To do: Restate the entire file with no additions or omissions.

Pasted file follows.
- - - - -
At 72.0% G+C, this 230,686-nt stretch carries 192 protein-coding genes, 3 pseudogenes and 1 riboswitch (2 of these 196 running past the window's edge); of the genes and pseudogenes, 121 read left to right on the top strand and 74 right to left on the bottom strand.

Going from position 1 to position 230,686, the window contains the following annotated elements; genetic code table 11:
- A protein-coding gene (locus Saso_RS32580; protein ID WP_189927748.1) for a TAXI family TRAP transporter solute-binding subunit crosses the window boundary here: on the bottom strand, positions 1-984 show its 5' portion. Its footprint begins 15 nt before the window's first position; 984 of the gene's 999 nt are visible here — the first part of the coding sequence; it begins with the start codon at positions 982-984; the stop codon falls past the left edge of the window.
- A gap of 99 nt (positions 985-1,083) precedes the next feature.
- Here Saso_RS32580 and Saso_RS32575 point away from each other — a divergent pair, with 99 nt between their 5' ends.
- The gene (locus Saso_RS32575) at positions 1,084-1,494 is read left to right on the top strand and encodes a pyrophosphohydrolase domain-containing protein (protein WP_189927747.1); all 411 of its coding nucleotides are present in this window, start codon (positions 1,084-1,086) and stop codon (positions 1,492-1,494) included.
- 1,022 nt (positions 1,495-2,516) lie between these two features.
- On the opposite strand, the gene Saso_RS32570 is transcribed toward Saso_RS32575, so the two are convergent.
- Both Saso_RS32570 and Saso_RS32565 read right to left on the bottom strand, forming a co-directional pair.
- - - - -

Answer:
At 72.0% G+C, this 230,686-nt stretch carries 192 protein-coding genes, 3 pseudogenes and 1 riboswitch (2 of these 196 running past the window's edge); of the genes and pseudogenes, 121 read left to right on the top strand and 74 right to left on the bottom strand.

Going from position 1 to position 230,686, the window contains the following annotated elements; genetic code table 11:
- A protein-coding gene (locus Saso_RS32580; protein ID WP_189927748.1) for a TAXI family TRAP transporter solute-binding subunit crosses the window boundary here: on the bottom strand, positions 1-984 show its 5' portion. Its footprint begins 15 nt before the window's first position; 984 of the gene's 999 nt are visible here — the first part of the coding sequence; it begins with the start codon at positions 982-984; the stop codon falls past the left edge of the window.
- A gap of 99 nt (positions 985-1,083) precedes the next feature.
- Here Saso_RS32580 and Saso_RS32575 point away from each other — a divergent pair, with 99 nt between their 5' ends.
- The gene (locus Saso_RS32575) at positions 1,084-1,494 is read left to right on the top strand and encodes a pyrophosphohydrolase domain-containing protein (protein WP_189927747.1); all 411 of its coding nucleotides are present in this window, start codon (positions 1,084-1,086) and stop codon (positions 1,492-1,494) included.
- 1,022 nt (positions 1,495-2,516) lie between these two features.
- On the opposite strand, the gene Saso_RS32570 is transcribed toward Saso_RS32575, so the two are convergent.
- Both Saso_RS32570 and Saso_RS32565 read right to left on the bottom strand, forming a co-directional pair.